Thursday, February 26, 2015

#384 - Jody Davis

What a card: Jody Davis had just come off of a season in which he drove in a career-high 94 runs and finished 10th in the National League MVP voting when this card hit packs.

My observation on the front: That's an intense expression on Davis' face as he uses a blurry object to get another blurry object away from his crotch.

More opinion from me: Those jersey tops back then, they look like something we would have sold in the boyswear section of the department store I worked at in 1984.

Something you might know: Davis burst quickly on the scene for the Cubs and probably was at the peak of his popularity at the time of this card's arrival as he hit .389 with two home runs for Chicago in the NLCS loss to the Padres in 1984.

Something you might not know: Davis starred in a commercial for Toyota Trucks in 1986.

My observation on the back: According to wikipedia, the AL park with the shortest center field distance is now Angels Stadium at 396 feet.

The blog wants to speak now: The News category is updated.

Tuesday, February 24, 2015

#383 - Rick Lysander

What a card: This is the middle card of Rick Lysander's three-card stint with Topps in the mid-1980s. He debuted in the 1984 Topps set and closed things out in the 1986 Topps set.

My observation the front: That is some kind of close-up shot, and some kind of mustache.

More opinion from me: I can't tell you how long it took me to figure out the Twins' "Win Twins" logo. I like it, but there's a lot going on in that thing.

Something you might know: Lysander toiled for eight years in the Oakland A's minor league organization, before getting a shot with Minnesota. In his rookie season in 1983, he appeared in 61 games, which was tied for seventh most in the American League that year.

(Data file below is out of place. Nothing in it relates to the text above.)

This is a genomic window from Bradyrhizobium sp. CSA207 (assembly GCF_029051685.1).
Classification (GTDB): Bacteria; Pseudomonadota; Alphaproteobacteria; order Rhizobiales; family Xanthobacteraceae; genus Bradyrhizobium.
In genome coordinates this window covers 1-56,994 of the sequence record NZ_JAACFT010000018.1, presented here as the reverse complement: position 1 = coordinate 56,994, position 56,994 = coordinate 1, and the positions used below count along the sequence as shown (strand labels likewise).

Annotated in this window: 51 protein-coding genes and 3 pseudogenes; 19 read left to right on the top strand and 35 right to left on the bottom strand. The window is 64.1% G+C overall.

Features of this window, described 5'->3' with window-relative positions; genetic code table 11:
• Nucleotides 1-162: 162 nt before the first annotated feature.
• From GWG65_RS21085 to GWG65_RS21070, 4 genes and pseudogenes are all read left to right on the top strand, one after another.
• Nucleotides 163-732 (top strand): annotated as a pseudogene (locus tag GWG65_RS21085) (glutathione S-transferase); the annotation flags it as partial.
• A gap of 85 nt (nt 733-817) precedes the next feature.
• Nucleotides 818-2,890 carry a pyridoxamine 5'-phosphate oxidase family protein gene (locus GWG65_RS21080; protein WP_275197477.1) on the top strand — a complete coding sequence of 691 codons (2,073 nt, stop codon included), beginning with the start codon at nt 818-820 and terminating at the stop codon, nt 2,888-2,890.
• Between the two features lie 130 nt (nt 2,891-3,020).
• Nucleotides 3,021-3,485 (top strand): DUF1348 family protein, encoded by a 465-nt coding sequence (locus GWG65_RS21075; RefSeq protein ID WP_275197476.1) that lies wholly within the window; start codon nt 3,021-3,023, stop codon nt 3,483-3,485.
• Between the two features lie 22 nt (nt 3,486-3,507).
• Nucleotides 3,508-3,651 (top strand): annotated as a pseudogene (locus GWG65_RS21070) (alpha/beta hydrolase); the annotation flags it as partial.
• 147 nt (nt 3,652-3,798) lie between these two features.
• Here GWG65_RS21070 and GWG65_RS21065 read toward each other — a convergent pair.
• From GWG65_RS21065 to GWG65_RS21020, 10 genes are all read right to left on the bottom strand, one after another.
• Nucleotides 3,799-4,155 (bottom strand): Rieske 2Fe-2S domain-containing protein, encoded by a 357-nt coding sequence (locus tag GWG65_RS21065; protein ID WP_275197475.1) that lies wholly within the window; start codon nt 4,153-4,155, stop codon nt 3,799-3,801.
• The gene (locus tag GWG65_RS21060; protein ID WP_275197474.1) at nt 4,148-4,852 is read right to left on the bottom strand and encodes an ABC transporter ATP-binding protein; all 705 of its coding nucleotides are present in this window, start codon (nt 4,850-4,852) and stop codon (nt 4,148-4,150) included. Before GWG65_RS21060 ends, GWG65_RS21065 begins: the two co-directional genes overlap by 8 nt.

Something you might not know: Lysander was one of the Padres' replacement players during the MLB players' strike in the spring of 1995.

My observation on the back: Look at all those city names. I particularly enjoy how he went from Vancouver to Jersey City to Ogden in the span of about a year-and-a-half.

The blog wants to speak now: The Other Cards category is updated.

Friday, February 20, 2015

#382 - Denny Walling

What a card: Denny Walling was used in 1984 as he was the previous six seasons for the Astros, as a platoon outfielder/corner infielder and pinch-hitter against right-handed pitching.

My observation on the front: I'll never understand the "staring off camera" pose, but I do like the palm tree.

More opinion from me: How many times do you think he got called "Danny" during his career? Thousands?

Something you might know: Walling's ability to pinch-hit was one of the best in big league history. He's currently tied for 13th all-time with 108 career pinch hits. When he retired, he was in the top 10.